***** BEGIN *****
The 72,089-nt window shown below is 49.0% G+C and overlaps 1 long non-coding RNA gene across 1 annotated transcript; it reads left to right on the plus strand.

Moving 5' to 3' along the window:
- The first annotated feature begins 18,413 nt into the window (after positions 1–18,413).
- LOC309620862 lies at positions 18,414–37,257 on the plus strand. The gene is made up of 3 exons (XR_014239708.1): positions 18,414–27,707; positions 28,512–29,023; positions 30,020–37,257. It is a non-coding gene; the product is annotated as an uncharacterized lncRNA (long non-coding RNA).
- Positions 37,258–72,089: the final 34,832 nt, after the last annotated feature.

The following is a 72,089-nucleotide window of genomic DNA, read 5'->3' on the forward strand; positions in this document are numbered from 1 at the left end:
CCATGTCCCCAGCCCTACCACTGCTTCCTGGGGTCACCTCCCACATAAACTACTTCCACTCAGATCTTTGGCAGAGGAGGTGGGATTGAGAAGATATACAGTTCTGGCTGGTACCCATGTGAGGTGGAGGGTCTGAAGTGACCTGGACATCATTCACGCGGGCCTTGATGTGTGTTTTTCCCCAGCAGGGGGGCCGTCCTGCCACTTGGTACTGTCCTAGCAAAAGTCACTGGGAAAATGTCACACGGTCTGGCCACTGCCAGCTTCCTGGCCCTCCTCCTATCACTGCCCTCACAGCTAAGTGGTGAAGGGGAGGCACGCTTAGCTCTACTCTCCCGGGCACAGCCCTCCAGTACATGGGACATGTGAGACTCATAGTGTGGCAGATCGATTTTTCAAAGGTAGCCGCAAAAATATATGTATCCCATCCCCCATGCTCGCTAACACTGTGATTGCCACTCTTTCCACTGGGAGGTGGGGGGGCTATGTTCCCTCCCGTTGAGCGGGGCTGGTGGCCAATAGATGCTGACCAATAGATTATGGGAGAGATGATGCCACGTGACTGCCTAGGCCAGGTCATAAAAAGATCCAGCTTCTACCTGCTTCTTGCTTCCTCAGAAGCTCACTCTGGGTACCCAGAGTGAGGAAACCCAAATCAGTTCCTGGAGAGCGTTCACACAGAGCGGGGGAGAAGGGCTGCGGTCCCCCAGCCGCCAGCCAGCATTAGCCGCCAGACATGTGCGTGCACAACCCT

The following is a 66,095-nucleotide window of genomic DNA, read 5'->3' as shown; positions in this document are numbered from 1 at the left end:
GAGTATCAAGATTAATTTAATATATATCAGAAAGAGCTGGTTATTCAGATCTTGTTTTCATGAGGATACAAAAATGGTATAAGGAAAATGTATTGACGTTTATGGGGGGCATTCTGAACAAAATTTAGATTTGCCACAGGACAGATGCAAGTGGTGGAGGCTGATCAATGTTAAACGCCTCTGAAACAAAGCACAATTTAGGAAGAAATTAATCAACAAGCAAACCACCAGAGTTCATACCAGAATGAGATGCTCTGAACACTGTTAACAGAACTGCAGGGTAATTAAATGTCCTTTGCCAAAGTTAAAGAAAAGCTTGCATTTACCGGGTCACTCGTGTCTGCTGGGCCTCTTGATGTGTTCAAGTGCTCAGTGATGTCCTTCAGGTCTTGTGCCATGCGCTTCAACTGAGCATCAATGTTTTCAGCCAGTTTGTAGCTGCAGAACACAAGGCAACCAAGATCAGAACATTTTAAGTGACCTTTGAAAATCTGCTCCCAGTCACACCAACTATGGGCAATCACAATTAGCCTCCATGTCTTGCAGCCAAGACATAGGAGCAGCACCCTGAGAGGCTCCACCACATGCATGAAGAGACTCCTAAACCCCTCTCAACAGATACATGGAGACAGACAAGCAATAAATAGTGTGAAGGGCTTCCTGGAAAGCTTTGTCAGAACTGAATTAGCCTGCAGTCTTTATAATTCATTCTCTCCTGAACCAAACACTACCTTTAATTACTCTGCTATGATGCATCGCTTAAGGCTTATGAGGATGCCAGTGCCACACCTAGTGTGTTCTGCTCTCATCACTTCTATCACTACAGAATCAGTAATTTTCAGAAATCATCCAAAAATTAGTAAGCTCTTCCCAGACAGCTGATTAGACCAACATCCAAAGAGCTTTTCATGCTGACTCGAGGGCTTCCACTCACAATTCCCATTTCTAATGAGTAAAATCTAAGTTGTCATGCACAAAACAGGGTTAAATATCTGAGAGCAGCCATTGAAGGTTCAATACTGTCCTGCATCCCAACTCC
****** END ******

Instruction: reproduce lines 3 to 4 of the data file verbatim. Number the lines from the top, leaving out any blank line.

- The first annotated feature begins 18,413 nt into the window (after positions 1–18,413).
- LOC309620862 lies at positions 18,414–37,257 on the plus strand. The gene is made up of 3 exons (XR_014239708.1): positions 18,414–27,707; positions 28,512–29,023; positions 30,020–37,257. It is a non-coding gene; the product is annotated as an uncharacterized lncRNA (long non-coding RNA).